Lawyers Weekly understands that the firm has recently initiated a number of redundancies, with the firm’s energy & resources practice being particularly badly hit.
“This is a very challenging market, and Ashurst Australia has made some adjustments in response to prevailing economic conditions,” a spokesperson from the firm told Lawyers Weekly. “Like all prudent businesses we will continue to assess the market conditions and respond as necessary. In doing so, we will place particular emphasis upon our ability to benefit from the upturn in the market when it occurs.”
Lawyers Weekly put a number of specific questions to the firm, including the number of staff that had been laid off, if the redundancies included fee earners, and the practice groups and locations where redundancies had occurred.
Ashurst declined to answer those specific questions, and responded to Lawyers Weekly with the above statement.
Ashurst merged with Blake Dawson in March this year, with both firms having well-regarded energy & resources practices.
Energy and resources companies of the calibre of BHP Billiton were long-standing clients of Blake Dawson, with the company’s current chief legal counsel, David Williamson, a partner for more than 20 years with Blake Dawson.
Ashurst increased its net profit for 2011-12 by just over five per cent to £112 million, with revenue increasing by six per cent to £322 million.
Those figures were generated prior to the merger with Blakes.
Secondment part of Australian downsizing?
The former head of Ashurst’s Australian energy & resources practice, Martin Kudnig, has been seconded to the firm’s London office.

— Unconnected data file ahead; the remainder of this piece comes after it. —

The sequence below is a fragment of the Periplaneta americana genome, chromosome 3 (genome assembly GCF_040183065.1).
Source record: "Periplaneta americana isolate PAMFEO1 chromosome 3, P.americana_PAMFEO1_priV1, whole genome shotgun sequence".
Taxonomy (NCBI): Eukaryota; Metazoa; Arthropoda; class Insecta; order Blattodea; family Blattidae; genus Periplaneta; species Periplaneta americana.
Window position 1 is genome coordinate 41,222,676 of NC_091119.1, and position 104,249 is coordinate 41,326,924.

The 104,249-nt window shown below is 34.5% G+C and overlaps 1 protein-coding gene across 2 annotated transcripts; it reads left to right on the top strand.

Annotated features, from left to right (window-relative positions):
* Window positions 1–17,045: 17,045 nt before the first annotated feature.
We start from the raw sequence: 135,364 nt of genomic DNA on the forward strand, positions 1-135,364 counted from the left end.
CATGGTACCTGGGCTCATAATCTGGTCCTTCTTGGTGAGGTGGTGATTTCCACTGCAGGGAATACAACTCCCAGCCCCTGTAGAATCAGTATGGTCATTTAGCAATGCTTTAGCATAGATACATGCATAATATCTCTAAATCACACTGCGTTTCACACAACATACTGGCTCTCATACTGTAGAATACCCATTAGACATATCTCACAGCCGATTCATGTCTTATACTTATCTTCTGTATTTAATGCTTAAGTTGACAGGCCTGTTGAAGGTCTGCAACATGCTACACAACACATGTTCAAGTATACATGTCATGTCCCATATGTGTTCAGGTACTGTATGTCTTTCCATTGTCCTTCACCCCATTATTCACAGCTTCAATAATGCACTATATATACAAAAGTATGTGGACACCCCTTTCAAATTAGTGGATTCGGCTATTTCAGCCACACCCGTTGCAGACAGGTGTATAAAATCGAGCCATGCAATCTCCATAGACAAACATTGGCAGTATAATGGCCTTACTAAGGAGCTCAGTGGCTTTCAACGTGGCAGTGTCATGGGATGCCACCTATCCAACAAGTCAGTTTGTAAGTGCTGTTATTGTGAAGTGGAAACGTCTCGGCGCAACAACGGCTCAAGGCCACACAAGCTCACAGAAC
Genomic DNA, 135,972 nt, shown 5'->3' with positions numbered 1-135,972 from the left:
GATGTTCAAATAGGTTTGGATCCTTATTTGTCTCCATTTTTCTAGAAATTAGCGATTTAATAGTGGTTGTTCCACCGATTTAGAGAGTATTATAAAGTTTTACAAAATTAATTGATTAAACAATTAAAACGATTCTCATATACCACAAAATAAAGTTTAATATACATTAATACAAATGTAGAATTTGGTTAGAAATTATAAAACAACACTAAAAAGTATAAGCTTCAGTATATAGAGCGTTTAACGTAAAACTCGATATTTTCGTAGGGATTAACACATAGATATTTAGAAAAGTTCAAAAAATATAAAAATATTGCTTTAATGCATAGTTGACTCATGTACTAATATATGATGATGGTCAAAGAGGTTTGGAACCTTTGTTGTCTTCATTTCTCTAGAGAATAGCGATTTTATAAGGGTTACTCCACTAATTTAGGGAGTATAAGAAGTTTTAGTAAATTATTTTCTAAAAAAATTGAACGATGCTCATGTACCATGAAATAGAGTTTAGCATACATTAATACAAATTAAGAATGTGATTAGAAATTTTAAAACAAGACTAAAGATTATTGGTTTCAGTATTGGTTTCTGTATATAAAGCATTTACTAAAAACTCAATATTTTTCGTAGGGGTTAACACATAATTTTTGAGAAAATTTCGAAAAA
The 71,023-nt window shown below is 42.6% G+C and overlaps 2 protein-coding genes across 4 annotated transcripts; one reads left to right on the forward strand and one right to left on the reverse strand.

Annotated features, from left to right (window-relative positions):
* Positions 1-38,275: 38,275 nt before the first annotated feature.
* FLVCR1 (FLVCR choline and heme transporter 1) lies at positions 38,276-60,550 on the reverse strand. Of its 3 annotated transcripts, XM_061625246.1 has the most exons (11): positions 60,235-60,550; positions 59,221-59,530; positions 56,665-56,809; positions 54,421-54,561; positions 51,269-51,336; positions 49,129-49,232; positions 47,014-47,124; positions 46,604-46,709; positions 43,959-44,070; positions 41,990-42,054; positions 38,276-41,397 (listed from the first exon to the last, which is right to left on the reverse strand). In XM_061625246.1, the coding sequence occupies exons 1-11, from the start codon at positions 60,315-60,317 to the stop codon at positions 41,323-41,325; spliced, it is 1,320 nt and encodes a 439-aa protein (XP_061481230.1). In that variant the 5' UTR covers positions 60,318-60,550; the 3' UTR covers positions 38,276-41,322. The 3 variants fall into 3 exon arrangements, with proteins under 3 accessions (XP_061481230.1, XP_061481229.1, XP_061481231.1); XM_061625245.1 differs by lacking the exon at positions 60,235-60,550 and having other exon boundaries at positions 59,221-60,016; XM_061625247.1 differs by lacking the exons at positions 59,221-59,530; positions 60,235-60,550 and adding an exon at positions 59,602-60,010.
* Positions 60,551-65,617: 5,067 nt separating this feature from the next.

Kudnig was formerly based in Perth, but is currently a partner in the firm’s corporate group in Melbourne.
“Martin will be working with the London team in building on the strength of our existing African practice, with a particular focus on mining and related infrastructure project development,” said an Ashurst spokesperson.
Kudnig commences his London secondment in January.
Ashurst refused to say whether the secondment of Kudnig, a former in-house counsel with Newcrest Mining and a partner with the firm for 13 years, was related to any plans to downsize the firm’s Australian energy & resources practice.
“This secondment is part of our ongoing plans to share expertise across our global network, looking to markets where there are clear opportunities for growth,” said the firm.
Earlier this month, Clayton Utz confirmed to Lawyers Weekly that it had shed up to 25 staff in Sydney and Melbourne.
Also earlier this month, senior Ashurst partner John Emmerig announced he had left the firm to join Jones Day in Sydney. Emmerig was the head of the firm’s class action practice.
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